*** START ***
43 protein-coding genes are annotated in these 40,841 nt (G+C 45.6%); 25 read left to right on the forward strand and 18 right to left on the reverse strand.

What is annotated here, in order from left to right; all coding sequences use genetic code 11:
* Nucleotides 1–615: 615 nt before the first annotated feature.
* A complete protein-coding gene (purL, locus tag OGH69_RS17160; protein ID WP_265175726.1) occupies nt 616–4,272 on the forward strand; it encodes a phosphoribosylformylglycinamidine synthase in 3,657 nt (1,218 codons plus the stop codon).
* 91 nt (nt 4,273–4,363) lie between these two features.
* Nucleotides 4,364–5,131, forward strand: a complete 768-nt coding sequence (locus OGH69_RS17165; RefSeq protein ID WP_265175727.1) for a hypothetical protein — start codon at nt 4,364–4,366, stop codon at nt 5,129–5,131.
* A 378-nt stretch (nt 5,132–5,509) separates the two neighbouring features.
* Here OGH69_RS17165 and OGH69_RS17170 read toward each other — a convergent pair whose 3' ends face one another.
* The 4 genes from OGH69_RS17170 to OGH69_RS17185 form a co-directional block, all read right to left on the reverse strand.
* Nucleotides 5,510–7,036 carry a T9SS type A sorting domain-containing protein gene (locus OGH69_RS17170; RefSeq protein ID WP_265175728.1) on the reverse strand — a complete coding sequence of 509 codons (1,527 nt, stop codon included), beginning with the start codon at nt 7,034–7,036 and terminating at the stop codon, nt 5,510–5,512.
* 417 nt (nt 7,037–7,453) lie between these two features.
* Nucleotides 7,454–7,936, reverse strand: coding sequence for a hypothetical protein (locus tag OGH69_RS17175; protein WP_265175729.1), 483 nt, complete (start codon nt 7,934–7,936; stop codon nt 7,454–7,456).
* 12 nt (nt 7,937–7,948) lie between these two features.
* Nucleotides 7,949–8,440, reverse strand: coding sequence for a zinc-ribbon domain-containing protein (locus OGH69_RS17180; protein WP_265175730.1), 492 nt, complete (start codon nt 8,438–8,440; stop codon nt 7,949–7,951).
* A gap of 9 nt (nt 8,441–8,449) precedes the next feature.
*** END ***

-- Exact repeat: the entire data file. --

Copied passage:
43 protein-coding genes are annotated in these 40,841 nt (G+C 45.6%); 25 read left to right on the forward strand and 18 right to left on the reverse strand.

What is annotated here, in order from left to right; all coding sequences use genetic code 11:
* Nucleotides 1–615: 615 nt before the first annotated feature.
* A complete protein-coding gene (purL, locus tag OGH69_RS17160; protein ID WP_265175726.1) occupies nt 616–4,272 on the forward strand; it encodes a phosphoribosylformylglycinamidine synthase in 3,657 nt (1,218 codons plus the stop codon).
* 91 nt (nt 4,273–4,363) lie between these two features.
* Nucleotides 4,364–5,131, forward strand: a complete 768-nt coding sequence (locus OGH69_RS17165; RefSeq protein ID WP_265175727.1) for a hypothetical protein — start codon at nt 4,364–4,366, stop codon at nt 5,129–5,131.
* A 378-nt stretch (nt 5,132–5,509) separates the two neighbouring features.
* Here OGH69_RS17165 and OGH69_RS17170 read toward each other — a convergent pair whose 3' ends face one another.
* The 4 genes from OGH69_RS17170 to OGH69_RS17185 form a co-directional block, all read right to left on the reverse strand.
* Nucleotides 5,510–7,036 carry a T9SS type A sorting domain-containing protein gene (locus OGH69_RS17170; RefSeq protein ID WP_265175728.1) on the reverse strand — a complete coding sequence of 509 codons (1,527 nt, stop codon included), beginning with the start codon at nt 7,034–7,036 and terminating at the stop codon, nt 5,510–5,512.
* 417 nt (nt 7,037–7,453) lie between these two features.
* Nucleotides 7,454–7,936, reverse strand: coding sequence for a hypothetical protein (locus tag OGH69_RS17175; protein WP_265175729.1), 483 nt, complete (start codon nt 7,934–7,936; stop codon nt 7,454–7,456).
* 12 nt (nt 7,937–7,948) lie between these two features.
* Nucleotides 7,949–8,440, reverse strand: coding sequence for a zinc-ribbon domain-containing protein (locus OGH69_RS17180; protein WP_265175730.1), 492 nt, complete (start codon nt 8,438–8,440; stop codon nt 7,949–7,951).
* A gap of 9 nt (nt 8,441–8,449) precedes the next feature.